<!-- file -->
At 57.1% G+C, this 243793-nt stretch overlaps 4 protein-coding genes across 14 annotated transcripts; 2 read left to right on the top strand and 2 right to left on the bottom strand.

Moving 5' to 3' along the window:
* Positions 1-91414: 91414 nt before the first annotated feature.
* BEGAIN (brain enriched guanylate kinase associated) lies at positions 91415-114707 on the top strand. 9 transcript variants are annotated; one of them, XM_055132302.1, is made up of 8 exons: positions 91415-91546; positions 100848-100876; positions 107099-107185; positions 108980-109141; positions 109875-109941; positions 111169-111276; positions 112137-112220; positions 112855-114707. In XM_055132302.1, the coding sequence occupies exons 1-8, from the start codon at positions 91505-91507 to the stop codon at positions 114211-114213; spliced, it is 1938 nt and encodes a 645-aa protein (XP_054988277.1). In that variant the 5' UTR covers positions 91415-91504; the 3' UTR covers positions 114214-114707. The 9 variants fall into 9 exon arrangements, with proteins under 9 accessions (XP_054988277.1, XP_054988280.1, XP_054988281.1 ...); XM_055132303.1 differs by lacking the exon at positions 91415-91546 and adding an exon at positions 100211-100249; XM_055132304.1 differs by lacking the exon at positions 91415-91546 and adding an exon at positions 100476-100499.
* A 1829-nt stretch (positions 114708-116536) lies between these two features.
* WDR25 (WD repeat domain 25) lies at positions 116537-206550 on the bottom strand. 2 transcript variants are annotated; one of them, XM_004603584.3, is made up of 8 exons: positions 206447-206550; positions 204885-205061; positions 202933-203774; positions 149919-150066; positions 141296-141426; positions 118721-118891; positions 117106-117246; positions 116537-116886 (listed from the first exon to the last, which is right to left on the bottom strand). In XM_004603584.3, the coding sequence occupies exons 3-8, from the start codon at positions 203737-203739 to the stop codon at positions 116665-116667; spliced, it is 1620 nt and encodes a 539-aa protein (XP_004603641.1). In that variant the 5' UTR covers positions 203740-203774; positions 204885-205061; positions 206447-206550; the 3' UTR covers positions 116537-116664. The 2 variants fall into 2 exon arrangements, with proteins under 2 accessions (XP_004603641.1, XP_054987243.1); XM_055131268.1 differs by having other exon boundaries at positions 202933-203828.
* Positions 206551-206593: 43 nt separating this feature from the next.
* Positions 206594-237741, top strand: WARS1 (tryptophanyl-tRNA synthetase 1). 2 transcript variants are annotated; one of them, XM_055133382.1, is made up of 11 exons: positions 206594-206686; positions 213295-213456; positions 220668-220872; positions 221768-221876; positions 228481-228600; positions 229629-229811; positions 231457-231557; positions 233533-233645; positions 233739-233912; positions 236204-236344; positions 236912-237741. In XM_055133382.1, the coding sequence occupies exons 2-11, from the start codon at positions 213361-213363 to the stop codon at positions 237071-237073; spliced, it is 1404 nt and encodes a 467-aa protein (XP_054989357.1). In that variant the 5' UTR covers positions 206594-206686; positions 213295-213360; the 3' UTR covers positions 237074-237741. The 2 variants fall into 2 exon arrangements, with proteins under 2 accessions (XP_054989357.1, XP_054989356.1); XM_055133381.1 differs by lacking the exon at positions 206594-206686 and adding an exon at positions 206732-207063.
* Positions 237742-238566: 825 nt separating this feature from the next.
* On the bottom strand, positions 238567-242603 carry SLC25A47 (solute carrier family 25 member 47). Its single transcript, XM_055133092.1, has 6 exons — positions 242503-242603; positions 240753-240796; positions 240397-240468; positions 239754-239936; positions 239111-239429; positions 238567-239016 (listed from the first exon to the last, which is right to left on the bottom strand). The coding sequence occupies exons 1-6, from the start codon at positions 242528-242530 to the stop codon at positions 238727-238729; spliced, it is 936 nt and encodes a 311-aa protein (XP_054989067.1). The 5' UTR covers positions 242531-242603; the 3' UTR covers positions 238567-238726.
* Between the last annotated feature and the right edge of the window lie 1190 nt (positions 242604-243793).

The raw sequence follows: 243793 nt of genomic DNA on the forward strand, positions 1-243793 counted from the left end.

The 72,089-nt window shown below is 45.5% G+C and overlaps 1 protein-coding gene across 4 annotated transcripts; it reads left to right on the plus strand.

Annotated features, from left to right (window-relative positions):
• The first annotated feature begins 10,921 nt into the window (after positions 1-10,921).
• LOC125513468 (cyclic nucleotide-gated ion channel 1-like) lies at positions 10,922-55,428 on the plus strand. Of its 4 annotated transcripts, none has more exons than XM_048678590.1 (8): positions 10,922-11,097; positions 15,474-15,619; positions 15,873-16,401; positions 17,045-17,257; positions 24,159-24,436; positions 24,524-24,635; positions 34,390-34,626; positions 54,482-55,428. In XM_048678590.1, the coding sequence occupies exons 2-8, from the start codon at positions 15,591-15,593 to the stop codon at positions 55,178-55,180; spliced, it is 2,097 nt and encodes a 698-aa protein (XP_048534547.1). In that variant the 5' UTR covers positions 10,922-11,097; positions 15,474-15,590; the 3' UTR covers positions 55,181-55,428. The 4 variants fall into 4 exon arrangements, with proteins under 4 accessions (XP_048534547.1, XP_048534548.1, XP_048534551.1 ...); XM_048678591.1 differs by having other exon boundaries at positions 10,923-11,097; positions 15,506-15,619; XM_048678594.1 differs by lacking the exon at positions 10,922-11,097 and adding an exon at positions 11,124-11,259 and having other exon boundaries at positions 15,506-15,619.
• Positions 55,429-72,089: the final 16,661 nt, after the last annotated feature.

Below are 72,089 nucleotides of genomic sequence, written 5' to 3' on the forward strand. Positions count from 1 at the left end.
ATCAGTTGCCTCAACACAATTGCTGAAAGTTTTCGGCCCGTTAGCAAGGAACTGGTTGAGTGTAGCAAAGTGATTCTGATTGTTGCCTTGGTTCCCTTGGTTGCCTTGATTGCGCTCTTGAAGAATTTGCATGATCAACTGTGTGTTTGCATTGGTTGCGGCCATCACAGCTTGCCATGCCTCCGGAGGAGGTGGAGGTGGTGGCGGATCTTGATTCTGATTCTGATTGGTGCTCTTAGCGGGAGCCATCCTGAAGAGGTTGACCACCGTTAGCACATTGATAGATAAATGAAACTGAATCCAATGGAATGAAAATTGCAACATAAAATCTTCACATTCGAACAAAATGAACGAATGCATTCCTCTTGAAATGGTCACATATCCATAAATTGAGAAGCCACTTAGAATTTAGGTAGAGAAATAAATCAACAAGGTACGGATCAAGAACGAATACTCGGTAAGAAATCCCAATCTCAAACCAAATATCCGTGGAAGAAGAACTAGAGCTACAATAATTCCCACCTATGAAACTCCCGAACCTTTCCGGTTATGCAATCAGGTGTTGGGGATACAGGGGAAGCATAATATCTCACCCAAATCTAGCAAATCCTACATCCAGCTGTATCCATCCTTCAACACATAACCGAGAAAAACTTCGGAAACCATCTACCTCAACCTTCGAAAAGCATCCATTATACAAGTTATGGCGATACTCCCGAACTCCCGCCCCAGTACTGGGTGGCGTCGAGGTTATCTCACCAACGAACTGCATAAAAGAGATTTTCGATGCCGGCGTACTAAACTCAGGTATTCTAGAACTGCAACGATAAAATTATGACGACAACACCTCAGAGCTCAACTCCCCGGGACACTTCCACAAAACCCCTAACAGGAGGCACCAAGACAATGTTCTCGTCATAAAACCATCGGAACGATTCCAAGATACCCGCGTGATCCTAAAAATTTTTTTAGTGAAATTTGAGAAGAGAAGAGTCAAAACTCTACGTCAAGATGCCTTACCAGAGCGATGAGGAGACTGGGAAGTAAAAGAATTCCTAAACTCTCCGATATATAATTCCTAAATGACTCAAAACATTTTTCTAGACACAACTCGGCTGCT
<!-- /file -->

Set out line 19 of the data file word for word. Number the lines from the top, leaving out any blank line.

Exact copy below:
ATCAGTTGCCTCAACACAATTGCTGAAAGTTTTCGGCCCGTTAGCAAGGAACTGGTTGAGTGTAGCAAAGTGATTCTGATTGTTGCCTTGGTTCCCTTGGTTGCCTTGATTGCGCTCTTGAAGAATTTGCATGATCAACTGTGTGTTTGCATTGGTTGCGGCCATCACAGCTTGCCATGCCTCCGGAGGAGGTGGAGGTGGTGGCGGATCTTGATTCTGATTCTGATTGGTGCTCTTAGCGGGAGCCATCCTGAAGAGGTTGACCACCGTTAGCACATTGATAGATAAATGAAACTGAATCCAATGGAATGAAAATTGCAACATAAAATCTTCACATTCGAACAAAATGAACGAATGCATTCCTCTTGAAATGGTCACATATCCATAAATTGAGAAGCCACTTAGAATTTAGGTAGAGAAATAAATCAACAAGGTACGGATCAAGAACGAATACTCGGTAAGAAATCCCAATCTCAAACCAAATATCCGTGGAAGAAGAACTAGAGCTACAATAATTCCCACCTATGAAACTCCCGAACCTTTCCGGTTATGCAATCAGGTGTTGGGGATACAGGGGAAGCATAATATCTCACCCAAATCTAGCAAATCCTACATCCAGCTGTATCCATCCTTCAACACATAACCGAGAAAAACTTCGGAAACCATCTACCTCAACCTTCGAAAAGCATCCATTATACAAGTTATGGCGATACTCCCGAACTCCCGCCCCAGTACTGGGTGGCGTCGAGGTTATCTCACCAACGAACTGCATAAAAGAGATTTTCGATGCCGGCGTACTAAACTCAGGTATTCTAGAACTGCAACGATAAAATTATGACGACAACACCTCAGAGCTCAACTCCCCGGGACACTTCCACAAAACCCCTAACAGGAGGCACCAAGACAATGTTCTCGTCATAAAACCATCGGAACGATTCCAAGATACCCGCGTGATCCTAAAAATTTTTTTAGTGAAATTTGAGAAGAGAAGAGTCAAAACTCTACGTCAAGATGCCTTACCAGAGCGATGAGGAGACTGGGAAGTAAAAGAATTCCTAAACTCTCCGATATATAATTCCTAAATGACTCAAAACATTTTTCTAGACACAACTCGGCTGCT